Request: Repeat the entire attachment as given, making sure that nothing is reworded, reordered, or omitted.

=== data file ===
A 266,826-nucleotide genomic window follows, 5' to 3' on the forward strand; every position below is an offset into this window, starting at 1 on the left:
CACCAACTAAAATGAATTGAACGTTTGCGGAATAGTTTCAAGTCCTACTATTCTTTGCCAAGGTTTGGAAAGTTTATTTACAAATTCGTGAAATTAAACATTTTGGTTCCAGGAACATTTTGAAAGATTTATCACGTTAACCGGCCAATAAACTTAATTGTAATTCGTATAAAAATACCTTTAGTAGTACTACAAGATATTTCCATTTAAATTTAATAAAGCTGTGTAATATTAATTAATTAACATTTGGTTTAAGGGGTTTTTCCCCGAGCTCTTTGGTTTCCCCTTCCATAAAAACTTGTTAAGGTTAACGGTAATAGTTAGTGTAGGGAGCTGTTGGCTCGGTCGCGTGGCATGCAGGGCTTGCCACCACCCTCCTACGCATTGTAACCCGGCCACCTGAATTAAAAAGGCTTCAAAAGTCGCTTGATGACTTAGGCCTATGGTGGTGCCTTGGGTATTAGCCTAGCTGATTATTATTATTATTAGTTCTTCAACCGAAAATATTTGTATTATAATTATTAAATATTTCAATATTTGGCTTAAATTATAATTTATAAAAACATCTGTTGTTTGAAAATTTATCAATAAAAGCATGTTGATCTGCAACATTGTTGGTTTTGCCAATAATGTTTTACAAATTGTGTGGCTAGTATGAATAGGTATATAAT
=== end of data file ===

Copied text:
A 266,826-nucleotide genomic window follows, 5' to 3' on the forward strand; every position below is an offset into this window, starting at 1 on the left:
CACCAACTAAAATGAATTGAACGTTTGCGGAATAGTTTCAAGTCCTACTATTCTTTGCCAAGGTTTGGAAAGTTTATTTACAAATTCGTGAAATTAAACATTTTGGTTCCAGGAACATTTTGAAAGATTTATCACGTTAACCGGCCAATAAACTTAATTGTAATTCGTATAAAAATACCTTTAGTAGTACTACAAGATATTTCCATTTAAATTTAATAAAGCTGTGTAATATTAATTAATTAACATTTGGTTTAAGGGGTTTTTCCCCGAGCTCTTTGGTTTCCCCTTCCATAAAAACTTGTTAAGGTTAACGGTAATAGTTAGTGTAGGGAGCTGTTGGCTCGGTCGCGTGGCATGCAGGGCTTGCCACCACCCTCCTACGCATTGTAACCCGGCCACCTGAATTAAAAAGGCTTCAAAAGTCGCTTGATGACTTAGGCCTATGGTGGTGCCTTGGGTATTAGCCTAGCTGATTATTATTATTATTAGTTCTTCAACCGAAAATATTTGTATTATAATTATTAAATATTTCAATATTTGGCTTAAATTATAATTTATAAAAACATCTGTTGTTTGAAAATTTATCAATAAAAGCATGTTGATCTGCAACATTGTTGGTTTTGCCAATAATGTTTTACAAATTGTGTGGCTAGTATGAATAGGTATATAAT